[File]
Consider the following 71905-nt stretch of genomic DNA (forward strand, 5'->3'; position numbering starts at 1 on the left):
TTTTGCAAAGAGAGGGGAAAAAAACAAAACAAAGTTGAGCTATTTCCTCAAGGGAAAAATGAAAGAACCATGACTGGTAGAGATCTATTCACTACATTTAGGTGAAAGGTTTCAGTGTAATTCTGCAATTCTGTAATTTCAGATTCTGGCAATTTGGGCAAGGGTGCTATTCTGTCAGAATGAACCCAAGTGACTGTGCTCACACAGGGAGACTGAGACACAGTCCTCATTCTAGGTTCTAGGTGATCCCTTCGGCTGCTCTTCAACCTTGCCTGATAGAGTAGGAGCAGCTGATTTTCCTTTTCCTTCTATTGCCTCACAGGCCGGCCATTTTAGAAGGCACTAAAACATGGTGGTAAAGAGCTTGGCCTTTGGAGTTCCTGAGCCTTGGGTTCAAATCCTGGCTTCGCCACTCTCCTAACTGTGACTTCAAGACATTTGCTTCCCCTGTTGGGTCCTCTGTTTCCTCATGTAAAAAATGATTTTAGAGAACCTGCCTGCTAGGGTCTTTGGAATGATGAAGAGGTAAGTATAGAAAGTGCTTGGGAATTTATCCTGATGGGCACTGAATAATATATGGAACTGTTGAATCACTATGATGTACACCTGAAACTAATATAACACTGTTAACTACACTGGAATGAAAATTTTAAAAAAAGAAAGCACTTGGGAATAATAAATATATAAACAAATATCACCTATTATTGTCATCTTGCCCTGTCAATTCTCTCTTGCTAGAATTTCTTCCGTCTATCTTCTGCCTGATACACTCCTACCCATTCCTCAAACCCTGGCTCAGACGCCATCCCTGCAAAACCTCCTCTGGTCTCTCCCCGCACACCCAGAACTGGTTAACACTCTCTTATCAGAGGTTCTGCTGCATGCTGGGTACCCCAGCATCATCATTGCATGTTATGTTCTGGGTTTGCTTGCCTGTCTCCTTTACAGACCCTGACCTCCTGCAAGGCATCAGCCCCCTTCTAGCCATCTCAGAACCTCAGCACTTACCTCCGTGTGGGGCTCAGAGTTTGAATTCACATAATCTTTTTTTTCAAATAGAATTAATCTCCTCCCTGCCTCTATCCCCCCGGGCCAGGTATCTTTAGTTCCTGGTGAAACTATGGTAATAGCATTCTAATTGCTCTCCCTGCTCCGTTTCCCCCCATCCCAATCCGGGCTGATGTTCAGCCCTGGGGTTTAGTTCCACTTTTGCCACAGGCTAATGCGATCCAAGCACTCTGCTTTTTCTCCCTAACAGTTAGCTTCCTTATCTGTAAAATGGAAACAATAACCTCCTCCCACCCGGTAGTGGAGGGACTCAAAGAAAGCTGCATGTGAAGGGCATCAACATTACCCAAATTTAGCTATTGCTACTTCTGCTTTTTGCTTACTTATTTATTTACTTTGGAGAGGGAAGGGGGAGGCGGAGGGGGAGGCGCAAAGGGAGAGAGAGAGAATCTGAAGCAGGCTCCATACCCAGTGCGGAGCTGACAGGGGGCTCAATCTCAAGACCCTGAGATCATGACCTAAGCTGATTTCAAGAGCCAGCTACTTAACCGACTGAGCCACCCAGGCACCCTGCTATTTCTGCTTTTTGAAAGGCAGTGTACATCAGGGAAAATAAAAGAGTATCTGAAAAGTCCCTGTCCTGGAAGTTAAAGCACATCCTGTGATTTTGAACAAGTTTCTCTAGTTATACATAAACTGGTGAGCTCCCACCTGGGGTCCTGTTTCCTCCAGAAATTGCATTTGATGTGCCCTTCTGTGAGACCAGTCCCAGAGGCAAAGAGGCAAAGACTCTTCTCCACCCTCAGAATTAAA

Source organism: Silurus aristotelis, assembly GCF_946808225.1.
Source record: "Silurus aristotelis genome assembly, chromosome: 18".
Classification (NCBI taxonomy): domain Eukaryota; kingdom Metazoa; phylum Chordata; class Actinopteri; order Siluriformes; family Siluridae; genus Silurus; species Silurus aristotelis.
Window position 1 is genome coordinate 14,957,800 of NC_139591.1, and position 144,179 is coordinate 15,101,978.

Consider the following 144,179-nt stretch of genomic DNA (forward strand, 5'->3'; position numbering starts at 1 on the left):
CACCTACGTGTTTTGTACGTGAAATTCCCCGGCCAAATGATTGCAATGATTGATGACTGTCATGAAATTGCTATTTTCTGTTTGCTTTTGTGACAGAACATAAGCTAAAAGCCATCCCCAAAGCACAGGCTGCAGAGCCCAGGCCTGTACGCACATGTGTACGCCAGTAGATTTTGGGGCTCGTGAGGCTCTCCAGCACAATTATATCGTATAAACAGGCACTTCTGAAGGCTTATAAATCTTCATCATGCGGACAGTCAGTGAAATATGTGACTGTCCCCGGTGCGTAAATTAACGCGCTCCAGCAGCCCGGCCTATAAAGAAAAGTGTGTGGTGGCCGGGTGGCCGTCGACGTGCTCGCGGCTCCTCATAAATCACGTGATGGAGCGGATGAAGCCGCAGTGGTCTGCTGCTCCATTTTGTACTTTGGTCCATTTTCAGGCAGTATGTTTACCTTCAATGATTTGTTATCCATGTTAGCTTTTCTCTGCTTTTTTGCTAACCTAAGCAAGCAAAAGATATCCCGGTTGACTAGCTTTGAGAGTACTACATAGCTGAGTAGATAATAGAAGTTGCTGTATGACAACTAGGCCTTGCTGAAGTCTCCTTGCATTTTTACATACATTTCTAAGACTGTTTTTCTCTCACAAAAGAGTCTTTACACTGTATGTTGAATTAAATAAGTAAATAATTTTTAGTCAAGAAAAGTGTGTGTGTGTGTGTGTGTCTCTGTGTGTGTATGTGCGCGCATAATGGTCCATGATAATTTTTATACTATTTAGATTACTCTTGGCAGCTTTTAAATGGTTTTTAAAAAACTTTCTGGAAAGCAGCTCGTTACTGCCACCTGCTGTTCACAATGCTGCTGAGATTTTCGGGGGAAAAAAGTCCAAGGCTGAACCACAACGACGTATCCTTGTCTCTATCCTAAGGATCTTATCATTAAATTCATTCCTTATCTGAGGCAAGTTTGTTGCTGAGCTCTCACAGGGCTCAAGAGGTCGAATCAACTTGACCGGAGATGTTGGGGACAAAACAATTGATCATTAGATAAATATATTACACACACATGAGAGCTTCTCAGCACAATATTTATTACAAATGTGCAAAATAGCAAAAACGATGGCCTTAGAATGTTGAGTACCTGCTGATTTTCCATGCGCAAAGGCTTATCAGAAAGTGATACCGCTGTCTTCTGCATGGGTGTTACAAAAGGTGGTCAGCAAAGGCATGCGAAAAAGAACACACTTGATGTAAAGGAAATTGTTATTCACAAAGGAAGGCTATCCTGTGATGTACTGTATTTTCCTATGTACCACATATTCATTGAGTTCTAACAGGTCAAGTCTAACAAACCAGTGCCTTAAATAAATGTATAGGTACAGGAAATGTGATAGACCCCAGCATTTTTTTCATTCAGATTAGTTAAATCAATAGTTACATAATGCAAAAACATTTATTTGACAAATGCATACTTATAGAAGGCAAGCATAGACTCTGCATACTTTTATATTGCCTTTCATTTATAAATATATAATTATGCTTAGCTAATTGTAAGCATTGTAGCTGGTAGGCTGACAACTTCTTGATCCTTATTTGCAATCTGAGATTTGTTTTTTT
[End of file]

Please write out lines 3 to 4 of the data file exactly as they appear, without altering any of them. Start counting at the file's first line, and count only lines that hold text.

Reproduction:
Source organism: Silurus aristotelis, assembly GCF_946808225.1.
Source record: "Silurus aristotelis genome assembly, chromosome: 18".